Portugal, 1711: an amorous friar is pursued naked through the rubble-strewn streets of Lisbon; an enthusiastic procession of flagellants roars with pleasure over the damnation of adultery; a royal prince uses hapless sailors for target practice; and women dressed in colorful finery watch as lapsed converts and sorcerers are put to death by flames. In the midst of the terrors of the Inquisition and the plague, a seemingly mismatched couple discovers the wonders of love. This poetic tale, graced with exquisite historical detail and full of magic and adventure, is a tapestry of human folly and human will. The best-loved of all of the great Jose Saramago's works, this novel radiates with achievement.
"Much reverberates in memory after reading this enchanting novel, but most of all the love story which soars over the rest of the action like a flute above a heavy orchestra. Mr. Saramago, a writer of sharp intelligence, keeps this love story under strict control, free of pathos or sentimentality. It is a of, and on, the earth." (Irving Howe, The New York Times Book Review)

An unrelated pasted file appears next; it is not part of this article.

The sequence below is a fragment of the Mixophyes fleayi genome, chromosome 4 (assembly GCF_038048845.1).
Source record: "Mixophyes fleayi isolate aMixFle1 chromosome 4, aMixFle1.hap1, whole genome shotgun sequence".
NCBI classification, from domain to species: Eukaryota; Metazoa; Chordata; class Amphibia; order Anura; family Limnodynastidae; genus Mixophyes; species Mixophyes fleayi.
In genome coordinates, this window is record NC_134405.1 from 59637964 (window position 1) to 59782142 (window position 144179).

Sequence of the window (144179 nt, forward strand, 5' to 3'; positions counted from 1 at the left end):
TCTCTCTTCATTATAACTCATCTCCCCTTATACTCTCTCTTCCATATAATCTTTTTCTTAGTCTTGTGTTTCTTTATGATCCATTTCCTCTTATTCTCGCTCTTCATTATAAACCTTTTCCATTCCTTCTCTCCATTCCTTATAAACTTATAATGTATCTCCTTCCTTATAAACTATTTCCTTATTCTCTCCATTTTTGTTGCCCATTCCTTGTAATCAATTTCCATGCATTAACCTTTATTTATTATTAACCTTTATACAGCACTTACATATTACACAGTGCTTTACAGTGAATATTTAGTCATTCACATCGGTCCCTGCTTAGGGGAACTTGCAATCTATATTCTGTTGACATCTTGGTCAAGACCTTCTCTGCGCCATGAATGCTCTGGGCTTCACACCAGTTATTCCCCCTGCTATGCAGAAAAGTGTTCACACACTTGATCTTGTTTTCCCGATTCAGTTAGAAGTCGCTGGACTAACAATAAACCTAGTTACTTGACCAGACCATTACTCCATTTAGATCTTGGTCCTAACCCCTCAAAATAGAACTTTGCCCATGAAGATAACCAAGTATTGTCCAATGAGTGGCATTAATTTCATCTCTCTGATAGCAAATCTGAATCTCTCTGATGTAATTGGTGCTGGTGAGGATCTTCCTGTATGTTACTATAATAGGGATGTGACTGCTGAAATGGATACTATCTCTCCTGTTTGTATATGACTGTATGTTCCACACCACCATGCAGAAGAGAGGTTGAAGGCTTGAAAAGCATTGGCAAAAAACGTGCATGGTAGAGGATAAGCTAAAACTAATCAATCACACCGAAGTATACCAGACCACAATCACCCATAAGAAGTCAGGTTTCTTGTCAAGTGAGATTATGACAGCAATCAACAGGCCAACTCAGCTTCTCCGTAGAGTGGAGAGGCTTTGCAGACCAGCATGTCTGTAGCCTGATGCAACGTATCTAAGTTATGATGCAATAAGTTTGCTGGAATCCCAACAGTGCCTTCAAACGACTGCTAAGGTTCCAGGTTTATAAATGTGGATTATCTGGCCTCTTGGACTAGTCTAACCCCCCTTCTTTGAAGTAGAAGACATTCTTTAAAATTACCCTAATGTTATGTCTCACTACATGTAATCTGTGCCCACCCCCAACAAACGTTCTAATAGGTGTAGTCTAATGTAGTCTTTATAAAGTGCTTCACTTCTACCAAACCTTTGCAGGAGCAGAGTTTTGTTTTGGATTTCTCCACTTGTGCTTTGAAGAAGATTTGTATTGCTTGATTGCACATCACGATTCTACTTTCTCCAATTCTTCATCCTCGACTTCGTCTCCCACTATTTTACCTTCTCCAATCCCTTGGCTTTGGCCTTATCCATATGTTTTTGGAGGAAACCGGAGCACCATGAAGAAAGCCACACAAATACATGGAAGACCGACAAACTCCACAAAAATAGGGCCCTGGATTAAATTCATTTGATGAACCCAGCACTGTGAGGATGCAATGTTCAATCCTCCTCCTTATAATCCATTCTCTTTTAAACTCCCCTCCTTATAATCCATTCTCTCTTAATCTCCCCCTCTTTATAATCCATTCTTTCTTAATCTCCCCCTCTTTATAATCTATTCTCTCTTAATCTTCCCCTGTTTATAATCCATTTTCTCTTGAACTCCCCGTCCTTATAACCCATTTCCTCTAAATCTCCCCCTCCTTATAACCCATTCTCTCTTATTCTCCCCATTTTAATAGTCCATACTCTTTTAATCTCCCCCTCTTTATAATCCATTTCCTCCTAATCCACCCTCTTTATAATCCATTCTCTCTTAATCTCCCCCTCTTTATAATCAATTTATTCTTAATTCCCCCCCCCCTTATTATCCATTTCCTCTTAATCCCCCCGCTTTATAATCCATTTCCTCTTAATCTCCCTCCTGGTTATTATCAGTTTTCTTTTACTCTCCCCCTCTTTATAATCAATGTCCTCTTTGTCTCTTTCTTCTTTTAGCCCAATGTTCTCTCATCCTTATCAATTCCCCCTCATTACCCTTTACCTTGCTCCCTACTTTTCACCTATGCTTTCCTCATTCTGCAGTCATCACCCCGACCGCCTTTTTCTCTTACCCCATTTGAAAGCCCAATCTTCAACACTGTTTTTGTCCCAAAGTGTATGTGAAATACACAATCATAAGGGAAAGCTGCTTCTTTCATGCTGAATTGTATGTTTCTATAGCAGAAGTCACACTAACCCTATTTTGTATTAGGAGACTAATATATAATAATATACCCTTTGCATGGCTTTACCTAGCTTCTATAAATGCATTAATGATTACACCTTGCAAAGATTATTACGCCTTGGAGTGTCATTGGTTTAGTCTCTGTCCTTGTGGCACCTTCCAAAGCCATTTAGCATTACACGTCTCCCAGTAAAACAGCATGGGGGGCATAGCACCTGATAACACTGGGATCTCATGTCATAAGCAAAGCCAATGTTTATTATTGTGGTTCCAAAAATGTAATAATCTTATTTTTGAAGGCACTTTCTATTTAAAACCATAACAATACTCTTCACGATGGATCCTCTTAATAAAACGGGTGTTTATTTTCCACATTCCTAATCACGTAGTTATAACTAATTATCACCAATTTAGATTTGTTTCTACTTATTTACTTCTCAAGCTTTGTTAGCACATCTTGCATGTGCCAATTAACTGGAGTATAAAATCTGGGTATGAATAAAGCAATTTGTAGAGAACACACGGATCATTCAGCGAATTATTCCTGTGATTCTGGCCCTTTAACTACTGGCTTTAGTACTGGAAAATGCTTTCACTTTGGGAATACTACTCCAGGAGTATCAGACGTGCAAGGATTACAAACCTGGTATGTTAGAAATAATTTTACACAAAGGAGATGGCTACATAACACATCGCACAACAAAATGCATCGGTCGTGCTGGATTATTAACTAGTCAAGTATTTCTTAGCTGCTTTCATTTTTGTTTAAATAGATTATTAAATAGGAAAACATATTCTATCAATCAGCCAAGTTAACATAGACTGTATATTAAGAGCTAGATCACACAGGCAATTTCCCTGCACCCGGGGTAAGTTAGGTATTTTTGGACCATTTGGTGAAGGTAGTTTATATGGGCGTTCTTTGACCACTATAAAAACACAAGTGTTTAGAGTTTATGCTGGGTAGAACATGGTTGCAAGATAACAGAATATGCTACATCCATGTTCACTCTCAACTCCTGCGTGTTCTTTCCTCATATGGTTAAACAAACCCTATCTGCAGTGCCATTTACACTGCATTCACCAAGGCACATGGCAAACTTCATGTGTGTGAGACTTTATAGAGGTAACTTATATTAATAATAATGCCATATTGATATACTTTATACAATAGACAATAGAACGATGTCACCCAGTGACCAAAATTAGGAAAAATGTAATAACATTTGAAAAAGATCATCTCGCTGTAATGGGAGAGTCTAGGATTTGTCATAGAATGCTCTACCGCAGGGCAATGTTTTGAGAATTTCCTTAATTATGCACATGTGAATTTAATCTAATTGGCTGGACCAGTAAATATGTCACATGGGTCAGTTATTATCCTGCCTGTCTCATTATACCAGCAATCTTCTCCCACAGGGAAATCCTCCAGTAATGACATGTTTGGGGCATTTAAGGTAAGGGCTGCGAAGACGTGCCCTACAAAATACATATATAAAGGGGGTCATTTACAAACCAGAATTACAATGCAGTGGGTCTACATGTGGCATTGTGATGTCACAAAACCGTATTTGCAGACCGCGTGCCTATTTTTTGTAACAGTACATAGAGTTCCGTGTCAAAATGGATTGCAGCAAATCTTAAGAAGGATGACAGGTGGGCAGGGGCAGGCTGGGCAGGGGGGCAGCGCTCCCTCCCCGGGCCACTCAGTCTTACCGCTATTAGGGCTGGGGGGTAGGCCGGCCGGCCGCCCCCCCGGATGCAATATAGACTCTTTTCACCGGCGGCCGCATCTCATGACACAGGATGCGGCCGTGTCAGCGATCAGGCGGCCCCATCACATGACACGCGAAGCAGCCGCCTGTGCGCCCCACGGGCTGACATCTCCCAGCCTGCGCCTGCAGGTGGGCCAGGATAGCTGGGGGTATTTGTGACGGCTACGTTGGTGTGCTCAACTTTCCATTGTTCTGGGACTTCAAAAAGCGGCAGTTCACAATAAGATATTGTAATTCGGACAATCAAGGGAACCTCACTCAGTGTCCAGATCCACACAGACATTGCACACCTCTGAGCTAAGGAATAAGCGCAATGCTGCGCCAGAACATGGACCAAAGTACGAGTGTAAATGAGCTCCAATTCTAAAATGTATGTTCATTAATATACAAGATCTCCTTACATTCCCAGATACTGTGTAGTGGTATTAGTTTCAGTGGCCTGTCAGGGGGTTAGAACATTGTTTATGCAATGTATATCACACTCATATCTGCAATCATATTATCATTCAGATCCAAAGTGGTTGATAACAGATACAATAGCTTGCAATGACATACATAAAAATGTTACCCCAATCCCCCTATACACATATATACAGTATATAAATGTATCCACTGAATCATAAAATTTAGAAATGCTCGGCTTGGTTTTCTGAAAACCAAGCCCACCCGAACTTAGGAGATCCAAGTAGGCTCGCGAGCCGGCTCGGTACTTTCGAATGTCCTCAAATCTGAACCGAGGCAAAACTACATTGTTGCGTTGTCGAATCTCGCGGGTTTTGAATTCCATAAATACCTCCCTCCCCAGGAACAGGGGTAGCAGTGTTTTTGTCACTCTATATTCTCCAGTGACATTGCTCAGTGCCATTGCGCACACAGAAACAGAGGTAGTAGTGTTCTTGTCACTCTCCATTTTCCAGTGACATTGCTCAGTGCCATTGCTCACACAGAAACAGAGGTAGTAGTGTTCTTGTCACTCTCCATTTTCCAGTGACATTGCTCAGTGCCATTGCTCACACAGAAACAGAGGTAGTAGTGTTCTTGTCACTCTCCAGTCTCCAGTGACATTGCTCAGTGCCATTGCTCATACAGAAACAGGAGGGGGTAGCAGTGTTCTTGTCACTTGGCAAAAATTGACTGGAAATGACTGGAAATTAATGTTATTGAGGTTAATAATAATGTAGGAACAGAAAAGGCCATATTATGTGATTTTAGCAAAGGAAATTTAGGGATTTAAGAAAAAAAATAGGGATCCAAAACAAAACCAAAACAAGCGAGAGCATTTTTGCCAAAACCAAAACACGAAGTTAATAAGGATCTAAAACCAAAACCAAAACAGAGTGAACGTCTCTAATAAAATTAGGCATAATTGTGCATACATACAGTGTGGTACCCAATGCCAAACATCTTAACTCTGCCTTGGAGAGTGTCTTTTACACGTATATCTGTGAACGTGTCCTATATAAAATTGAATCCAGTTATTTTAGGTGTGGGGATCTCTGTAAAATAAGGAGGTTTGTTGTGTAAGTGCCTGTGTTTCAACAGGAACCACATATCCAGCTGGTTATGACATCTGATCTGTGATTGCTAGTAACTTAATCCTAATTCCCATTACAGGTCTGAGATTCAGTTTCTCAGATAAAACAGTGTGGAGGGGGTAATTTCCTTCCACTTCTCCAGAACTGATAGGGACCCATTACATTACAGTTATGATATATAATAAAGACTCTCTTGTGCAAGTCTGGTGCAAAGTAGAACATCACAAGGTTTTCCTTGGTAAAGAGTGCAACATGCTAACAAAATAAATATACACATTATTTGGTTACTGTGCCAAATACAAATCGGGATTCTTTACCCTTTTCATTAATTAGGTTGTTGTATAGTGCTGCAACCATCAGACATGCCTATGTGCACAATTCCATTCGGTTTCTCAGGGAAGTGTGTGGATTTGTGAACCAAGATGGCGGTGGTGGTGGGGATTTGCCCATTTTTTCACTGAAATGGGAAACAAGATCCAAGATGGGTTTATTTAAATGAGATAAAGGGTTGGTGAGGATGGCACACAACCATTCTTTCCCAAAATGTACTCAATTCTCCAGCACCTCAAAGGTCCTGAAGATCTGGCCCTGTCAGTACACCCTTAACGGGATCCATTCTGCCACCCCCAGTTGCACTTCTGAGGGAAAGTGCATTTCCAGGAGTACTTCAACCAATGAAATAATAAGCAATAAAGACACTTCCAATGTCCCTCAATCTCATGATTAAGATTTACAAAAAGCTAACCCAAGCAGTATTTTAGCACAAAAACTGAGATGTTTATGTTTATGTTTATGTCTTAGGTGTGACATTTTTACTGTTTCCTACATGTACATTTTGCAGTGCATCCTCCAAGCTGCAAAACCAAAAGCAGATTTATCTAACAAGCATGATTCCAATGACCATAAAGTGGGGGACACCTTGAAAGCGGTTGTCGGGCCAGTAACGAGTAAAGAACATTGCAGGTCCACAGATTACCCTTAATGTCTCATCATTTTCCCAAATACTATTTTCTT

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This is a very memorable story if read in Portuguese but understandably hard to get into if you are not immersed in the Portuguese ethos. I was disappointed with the clinical quality of the translation but could have dealt with that. In a book such as this, which manages to run the gamut of the language's poetic edge, it is rare to find the skill set required to produce an equally nuanced version in another language. What really killed the joy for me was the choice of narrator. This person not only has no knowledge of Portuguese, she had no coaching whatever. Oh, the nouns... When you hear a narration of a translated work, you expect the nouns to be pronounced somewhat accurately. She shreds them all with abandon. She is clueless with a vengeance. She is not shy about her utter ignorance or inaptitude to narrate even in English. This is an insulting narration, if that is possible. I want my credit back.
Narrator makes this story a painful listen
No. In fact, I'll avoid ANYTHING that she narrates in the future.
No fault to the author (or even the translator) there were parts of the story so poorly narrated they seemed a tedious listen. However, I also have a hard copy of this book and reviewing the same sections, i found them interesting and engaging. Never have I encountered such a poor read. A disservice to Saramago, Pontiero and the rest of us as listeners.